Lastly, they come in this Chapter to the Surplice, In which to omit idle words, the argument they use against the Surplice, is this,

If the Surplice be mans device, and hath been an Idol in Gods worship, it must be so still; but our Surplices are of such; therefore they are ido's still.

To this first, we deny the consequence, for there is no necessi­ty that any thing that hath been abused once must be so abused al­ways, or else destroyed; the abuse may be taken away, and the thing continued in its being still, and a lawful use made of it. A very Crucifix, or any Saints picture worshipped by Papists, taken into our houses, and kept onely as an ornament or picture to deck a room, is no longer an Idol. Our Churches we [...]e all in time of Popery abused to gross Idolatry, but are, blessed be God, neither demolished, nor so abused now. The Surplice also was so abused among the Papists once in this very Land, but is not so now, be­ing not used as any invention of man necessarily to be added to make Gods worship and service to be compleat and perfecter then it could be without it, but is onely used as an ornament indifferent in it self, and onely necessary, where and when it is commanded in respect of the command onely, and not of any thing in it self; and were it by authority forbidden, as it is commanded, it were the same sin then to use it, that now it is not to use it. Then for the Minor, I answer again that is false; also our particular and in­dividual Surplices which we now wear, never were Idols, nor ever can be, if used no otherwise then we are commanded to use them; and for the rise and original of the Surplices, we answer, that we retain them not as reliques of Popery or superstition, [Page 46] neither take we them up from the Papists, but from the ancient use of them in the true Church of Christ, which used them be­fore ever they were idolized by Papists, or railed upon by Schis­maticks.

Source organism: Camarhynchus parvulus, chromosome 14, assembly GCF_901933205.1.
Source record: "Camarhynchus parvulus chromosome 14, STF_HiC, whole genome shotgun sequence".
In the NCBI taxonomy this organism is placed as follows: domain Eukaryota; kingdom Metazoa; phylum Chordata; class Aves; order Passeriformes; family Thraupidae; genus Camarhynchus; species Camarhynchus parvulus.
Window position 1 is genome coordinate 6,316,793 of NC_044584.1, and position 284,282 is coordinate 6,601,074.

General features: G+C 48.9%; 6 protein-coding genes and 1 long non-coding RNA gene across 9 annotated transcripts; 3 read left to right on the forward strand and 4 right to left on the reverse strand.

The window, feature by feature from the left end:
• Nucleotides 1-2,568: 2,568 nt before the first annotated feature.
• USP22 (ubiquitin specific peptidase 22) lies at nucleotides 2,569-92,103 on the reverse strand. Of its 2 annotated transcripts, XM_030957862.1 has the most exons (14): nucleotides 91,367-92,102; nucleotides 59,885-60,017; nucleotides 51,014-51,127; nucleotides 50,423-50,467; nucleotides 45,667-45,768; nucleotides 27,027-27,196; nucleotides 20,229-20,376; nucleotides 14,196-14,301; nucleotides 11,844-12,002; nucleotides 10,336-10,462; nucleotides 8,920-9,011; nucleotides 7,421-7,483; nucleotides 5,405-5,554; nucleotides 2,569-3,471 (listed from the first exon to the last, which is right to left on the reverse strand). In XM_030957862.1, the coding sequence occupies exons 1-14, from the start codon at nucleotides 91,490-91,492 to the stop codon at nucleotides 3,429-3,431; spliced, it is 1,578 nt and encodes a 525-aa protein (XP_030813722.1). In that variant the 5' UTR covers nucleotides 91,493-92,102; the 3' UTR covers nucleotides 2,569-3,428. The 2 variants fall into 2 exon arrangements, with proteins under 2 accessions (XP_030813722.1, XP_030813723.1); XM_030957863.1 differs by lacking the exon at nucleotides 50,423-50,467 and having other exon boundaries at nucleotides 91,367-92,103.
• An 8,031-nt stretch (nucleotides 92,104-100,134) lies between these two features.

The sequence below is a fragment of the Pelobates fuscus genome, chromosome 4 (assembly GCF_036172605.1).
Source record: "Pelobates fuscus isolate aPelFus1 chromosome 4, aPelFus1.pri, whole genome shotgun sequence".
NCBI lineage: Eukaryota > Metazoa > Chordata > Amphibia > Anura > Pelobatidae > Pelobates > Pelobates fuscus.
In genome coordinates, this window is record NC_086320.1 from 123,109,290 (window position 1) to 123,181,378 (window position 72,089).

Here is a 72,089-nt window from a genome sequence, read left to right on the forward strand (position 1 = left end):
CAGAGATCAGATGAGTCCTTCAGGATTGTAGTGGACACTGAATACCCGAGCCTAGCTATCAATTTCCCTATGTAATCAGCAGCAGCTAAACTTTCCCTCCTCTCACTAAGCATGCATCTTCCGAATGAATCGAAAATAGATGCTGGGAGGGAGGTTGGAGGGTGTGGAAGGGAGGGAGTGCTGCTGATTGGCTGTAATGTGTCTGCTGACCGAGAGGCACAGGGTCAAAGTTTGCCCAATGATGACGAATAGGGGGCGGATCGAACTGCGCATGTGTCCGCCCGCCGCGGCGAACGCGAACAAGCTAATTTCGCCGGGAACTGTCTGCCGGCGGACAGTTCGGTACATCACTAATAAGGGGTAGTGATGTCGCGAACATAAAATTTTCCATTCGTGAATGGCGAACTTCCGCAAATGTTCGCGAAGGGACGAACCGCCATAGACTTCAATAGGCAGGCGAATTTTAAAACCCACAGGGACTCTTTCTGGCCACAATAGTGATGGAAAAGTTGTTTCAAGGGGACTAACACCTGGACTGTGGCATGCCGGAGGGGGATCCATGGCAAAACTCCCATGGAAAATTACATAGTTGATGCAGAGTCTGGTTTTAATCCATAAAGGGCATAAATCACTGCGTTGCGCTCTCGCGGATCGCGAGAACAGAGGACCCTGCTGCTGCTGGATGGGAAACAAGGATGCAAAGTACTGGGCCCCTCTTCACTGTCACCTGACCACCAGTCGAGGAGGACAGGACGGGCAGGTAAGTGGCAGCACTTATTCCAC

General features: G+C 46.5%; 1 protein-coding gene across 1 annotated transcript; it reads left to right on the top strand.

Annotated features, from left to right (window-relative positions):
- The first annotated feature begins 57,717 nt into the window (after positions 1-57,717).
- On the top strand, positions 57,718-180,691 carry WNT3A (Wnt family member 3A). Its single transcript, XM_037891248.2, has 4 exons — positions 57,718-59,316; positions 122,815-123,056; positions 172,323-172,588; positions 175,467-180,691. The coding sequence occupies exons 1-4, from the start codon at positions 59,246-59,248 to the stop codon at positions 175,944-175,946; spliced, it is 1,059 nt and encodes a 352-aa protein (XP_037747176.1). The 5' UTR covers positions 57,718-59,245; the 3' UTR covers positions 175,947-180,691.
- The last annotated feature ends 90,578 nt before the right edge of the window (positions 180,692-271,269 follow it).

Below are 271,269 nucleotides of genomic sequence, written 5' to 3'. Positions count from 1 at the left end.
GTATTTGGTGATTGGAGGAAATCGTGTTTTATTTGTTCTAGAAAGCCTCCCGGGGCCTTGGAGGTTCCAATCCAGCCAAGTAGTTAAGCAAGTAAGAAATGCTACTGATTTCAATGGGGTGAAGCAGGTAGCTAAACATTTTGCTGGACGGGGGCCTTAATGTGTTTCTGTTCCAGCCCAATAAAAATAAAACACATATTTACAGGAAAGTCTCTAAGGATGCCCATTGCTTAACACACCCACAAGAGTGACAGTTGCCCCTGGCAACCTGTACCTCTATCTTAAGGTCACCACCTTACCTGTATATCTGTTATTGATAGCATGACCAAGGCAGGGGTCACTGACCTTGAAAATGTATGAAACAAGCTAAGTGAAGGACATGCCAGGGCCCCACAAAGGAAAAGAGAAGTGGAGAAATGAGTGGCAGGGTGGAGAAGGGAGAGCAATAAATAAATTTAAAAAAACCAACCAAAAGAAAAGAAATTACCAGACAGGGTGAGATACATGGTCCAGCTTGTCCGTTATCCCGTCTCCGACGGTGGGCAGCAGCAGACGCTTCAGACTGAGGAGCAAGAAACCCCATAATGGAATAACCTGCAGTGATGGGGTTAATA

CHAP. XI. Entituled, The Objections.

HEre they tell us, They will remove some Objections, wherein they will shew them to be of no great weight, and there say, they will use but few words. And I believe indeed, that such Ob­jections or Arguments as they will bring forth for themselves to answer, shall have no great weight in them, lest they should take upon them such a burden, as they are neither able to bear, nor to cast down ag [...]in handsomely, after they have once taken it up. Briefly therefore running over the Arguments here brought, and their answers to them, I shall at last use some Arguments my self, for the continuance of our Liturgy among us, as well as they have done for the abolishing of it; but first to their Ob­jections.

The first, they bring from the antiquity of it; to which they tell us Smectymnuus hath answered, whom I never saw, and so know not what his answer is, and so can say nothing to him. But whereas they answer here, That antiquity without truth is nothing: I grant that, but tell them withal, this is nothing to their purpose; because, what is most ancient, must be supposed most true till the contrary be proved: Therefore their answer to the antiquity of this Book, is nothing against it, till they have proved the unlawfulness of it a little better then yet they have done.

Secondly, They s [...]y, Many good men have liked it: To which they answer, That their approbation is not sufficient. To this I rejoyn, nor is their misliking and railing at it, enough to con­demn it: For though they brag of more light then our forefathers (this new light is the common argument in these days for all things done against the old light of Gods Word) yet all their l [...]ght hath not shewed them how to frame such a Liturgy as we [Page 47] have received from our forefathers; and till they have made a better, they might be content with this.